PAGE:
The turmoil of post-Soviet Russia in the 1990s saw a handful of business people grow rich, while the country itself grew poor.
Into the mix of chaotic capitalism and Wild West opportunity stepped a young Stanford business graduate ready to make his fortune: Bill Browder founded what would become the largest foreign investment fund in Russia, Hermitage Capital Management, worth $4.5bn in assets.
While pushing his own ventures, he spoke out about a culture of corporate corruption and soon fell foul of Russia’s new president, Vladimir Putin.
In 2005, Browder was expelled from the country and declared a “threat to national security”. His Hermitage investment fund was raided, and, he says, a complex fraud conducted by Russian officials resulted in the theft of some $230m.
It was a scheme uncovered by Browder’s lawyer, Sergei Magnitsky, whose later death in prison – apparently the result of torture – set Browder on a lifelong mission to expose corruption.
“They killed him in a horribly sadistic way at the age of 37 and I’ve been going after them ever since they killed him,” Browder said in an interview with Al Jazeera.
If they are ready to kill for money, there's nothing more painful for them than to have their money frozen. And even if you haven't frozen their money, just the idea that their money could be frozen is like a sword of Damocles hanging over their head. And that's why Putin hates the Magnitsky Act so much because he is a kleptocrat first and foremost.
At the time of its passage, the Magnitsky Act targeted 18 Russian individuals, barring them from US entry and US bank dealings. In 2016, it became the Global Magnitsky Human Rights Accountability Act, empowering the executive branch to impose targeted sanctions or visa bans on individuals who committed human rights violations anywhere in the world.
It has drawn the ire of the Russian president who, in 2018, said that he would grant the US access to 12 indicted Russian intelligence officials in exchange for access to several Americans, singling out US-born Browder and accusing him of not paying taxes while in Russia. In 2016, a Russian lawyer lobbied for repealing the Magnitsky Act and indicting Browder in a Trump Tower meeting with members of then-candidate Donald Trump‘s team.
“We know for sure that the Russians were there because of me and the Magnitsky Act … Russia is a country, where … a thousand individuals have stolen a trillion dollars over a 20-year period … and the other 145 million Russians are in destitute poverty,” said Browder.
“What the Magnitsky Act does … is go after those 1,000 people. If they are ready to kill for money there’s nothing more painful for them to have their money frozen. And even if you haven’t frozen their money, just the idea that their money could be frozen is like a sword of Damocles hanging over their head. And that’s why Putin hates the Magnitsky Act so much because he is a kleptocrat first and foremost.
“This law Putin hates so much, and that’s the reason why he hates me. And the fact that this law is causing him so much grief, is something which shows that we’ve got him back … I’m living rent-free in Putin’s head.”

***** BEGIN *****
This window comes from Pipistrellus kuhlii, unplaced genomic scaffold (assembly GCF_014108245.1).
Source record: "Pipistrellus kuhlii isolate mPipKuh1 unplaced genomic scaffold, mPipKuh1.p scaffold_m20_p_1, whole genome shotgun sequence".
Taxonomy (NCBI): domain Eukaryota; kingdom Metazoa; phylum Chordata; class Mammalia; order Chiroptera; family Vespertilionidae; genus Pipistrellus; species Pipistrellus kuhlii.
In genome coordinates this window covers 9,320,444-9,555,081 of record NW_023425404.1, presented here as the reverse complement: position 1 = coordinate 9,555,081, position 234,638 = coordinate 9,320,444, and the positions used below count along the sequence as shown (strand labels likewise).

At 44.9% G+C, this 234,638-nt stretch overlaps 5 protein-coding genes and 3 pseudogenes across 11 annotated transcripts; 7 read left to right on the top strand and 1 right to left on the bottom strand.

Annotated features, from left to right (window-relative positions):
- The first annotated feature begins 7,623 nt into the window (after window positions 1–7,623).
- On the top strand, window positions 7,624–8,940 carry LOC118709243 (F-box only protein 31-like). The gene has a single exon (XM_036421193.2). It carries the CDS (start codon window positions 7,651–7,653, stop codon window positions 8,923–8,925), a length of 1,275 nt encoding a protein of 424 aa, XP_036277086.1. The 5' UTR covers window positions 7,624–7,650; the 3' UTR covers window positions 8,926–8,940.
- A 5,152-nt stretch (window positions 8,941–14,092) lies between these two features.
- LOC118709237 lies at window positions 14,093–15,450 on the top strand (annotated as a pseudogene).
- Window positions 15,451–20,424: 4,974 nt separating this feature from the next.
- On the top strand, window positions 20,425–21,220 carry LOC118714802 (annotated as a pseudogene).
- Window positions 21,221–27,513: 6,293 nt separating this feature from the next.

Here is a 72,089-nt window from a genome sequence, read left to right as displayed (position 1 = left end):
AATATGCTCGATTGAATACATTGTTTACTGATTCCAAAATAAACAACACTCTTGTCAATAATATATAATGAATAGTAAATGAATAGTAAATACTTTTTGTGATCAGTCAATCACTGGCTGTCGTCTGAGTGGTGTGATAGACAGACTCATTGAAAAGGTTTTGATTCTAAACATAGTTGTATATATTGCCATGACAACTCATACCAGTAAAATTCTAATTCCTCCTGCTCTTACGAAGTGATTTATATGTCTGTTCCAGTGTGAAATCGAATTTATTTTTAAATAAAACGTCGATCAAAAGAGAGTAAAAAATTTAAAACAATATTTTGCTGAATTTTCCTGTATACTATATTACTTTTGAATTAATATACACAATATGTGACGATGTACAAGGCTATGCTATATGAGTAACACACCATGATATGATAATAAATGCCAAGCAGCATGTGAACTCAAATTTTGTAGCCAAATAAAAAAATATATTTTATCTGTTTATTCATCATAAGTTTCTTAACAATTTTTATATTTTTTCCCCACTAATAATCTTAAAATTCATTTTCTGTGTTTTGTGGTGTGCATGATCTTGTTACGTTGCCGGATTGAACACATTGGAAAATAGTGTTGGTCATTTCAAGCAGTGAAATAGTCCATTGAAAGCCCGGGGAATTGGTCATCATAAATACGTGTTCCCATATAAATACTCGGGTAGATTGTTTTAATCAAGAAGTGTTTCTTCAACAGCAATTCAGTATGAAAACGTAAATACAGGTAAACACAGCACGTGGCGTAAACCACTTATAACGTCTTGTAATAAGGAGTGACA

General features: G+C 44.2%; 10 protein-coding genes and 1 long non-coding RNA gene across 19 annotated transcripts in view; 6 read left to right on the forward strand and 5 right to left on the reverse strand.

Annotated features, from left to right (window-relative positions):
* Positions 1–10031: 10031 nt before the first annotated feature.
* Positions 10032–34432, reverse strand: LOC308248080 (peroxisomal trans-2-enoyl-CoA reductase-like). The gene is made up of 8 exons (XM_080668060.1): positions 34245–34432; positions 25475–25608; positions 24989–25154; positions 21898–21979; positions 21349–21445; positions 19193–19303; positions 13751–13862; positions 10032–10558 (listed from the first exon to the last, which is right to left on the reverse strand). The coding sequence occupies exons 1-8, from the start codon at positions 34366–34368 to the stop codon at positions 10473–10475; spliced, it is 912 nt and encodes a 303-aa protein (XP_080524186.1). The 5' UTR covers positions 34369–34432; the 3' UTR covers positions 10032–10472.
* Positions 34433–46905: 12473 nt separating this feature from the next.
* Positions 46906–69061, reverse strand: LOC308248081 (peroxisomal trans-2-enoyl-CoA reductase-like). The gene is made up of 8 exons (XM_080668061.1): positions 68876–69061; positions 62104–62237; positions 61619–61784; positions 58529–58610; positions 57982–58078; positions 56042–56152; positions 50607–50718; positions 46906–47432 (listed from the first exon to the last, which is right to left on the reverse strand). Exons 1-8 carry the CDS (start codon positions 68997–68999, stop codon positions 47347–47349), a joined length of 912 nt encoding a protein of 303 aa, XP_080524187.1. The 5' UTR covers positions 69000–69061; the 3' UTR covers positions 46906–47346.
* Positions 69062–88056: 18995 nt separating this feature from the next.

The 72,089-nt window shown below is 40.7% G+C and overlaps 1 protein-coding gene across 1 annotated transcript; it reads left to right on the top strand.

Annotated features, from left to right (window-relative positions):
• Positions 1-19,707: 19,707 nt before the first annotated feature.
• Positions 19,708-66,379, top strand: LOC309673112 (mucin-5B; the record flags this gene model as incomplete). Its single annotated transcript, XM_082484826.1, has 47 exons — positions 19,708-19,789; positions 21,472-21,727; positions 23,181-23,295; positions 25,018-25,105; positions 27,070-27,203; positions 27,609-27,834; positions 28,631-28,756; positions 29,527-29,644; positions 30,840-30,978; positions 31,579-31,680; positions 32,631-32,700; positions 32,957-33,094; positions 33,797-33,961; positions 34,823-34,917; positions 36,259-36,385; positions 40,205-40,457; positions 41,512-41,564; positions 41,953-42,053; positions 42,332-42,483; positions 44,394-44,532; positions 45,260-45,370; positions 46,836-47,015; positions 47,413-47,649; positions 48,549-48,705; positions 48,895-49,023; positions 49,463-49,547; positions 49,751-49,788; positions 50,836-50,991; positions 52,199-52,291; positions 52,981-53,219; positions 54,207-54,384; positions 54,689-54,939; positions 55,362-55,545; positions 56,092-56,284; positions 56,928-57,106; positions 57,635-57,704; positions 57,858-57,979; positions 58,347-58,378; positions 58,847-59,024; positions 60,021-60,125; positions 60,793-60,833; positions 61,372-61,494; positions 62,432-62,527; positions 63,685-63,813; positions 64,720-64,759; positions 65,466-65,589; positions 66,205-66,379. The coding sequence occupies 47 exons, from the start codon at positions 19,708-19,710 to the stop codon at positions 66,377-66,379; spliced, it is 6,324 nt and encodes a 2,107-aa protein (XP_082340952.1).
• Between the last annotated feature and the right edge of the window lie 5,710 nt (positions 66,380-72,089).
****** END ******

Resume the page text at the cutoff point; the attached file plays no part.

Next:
Browder has also been investigating what happened to the millions of dollars that disappeared when his investment fund was raided – which has raised the question of whether or not Trump cropped up along the money trail.
“We’ve traced that for nine years and we’ve found all the money … through law enforcement investigations, through private investigations, through whistleblowers, and so far there has not been any money that went to Donald Trump,” Browder said. “Having said that, there’s a lot of money that went to Vladimir Putin.”
Critics of Browder may argue that he is being hypocritical; like the oligarchs he went after, Browder had taken advantage of the upheaval following the collapse of the Soviet Union to do business. But he says that he did things differently.
“The only similarity is that we were both investing in the system at the very same time. The difference was that almost immediately after I started, I started exposing corruption,” he said. “I was doing it for money, I wasn’t doing it for the goodness of the state. But to invest in companies, expose corruption, and try to stop it, that … [by definition] is a good thing.”
Now, he says Magnitsky-inspired laws are catching on quickly.
“The Magnitsky Act has now turned into a viral phenomenon. It’s jumping from country to country to country. There’s Magnitsky proposals all over the world in different parliaments and governments, etcetera, and of course I can help and stir up the pot and make things happen, but without my presence they would happen at the same time,” he said.
And he considers seriously that he may not be present; he feels under constant threat of being captured or killed by the Russian government.
“I live in a very precarious position where I could be killed, arrested, illegally rendered back to Russia. But I don’t spend my life living in fear … I am not the person who is going to live in fear, I am not the person who is going to withdraw, I am not the person who is going to go into hiding. My reaction is to go straight back at them,” he said. “Fate may deal me a very ugly blow but that’s the decision I’ve taken.”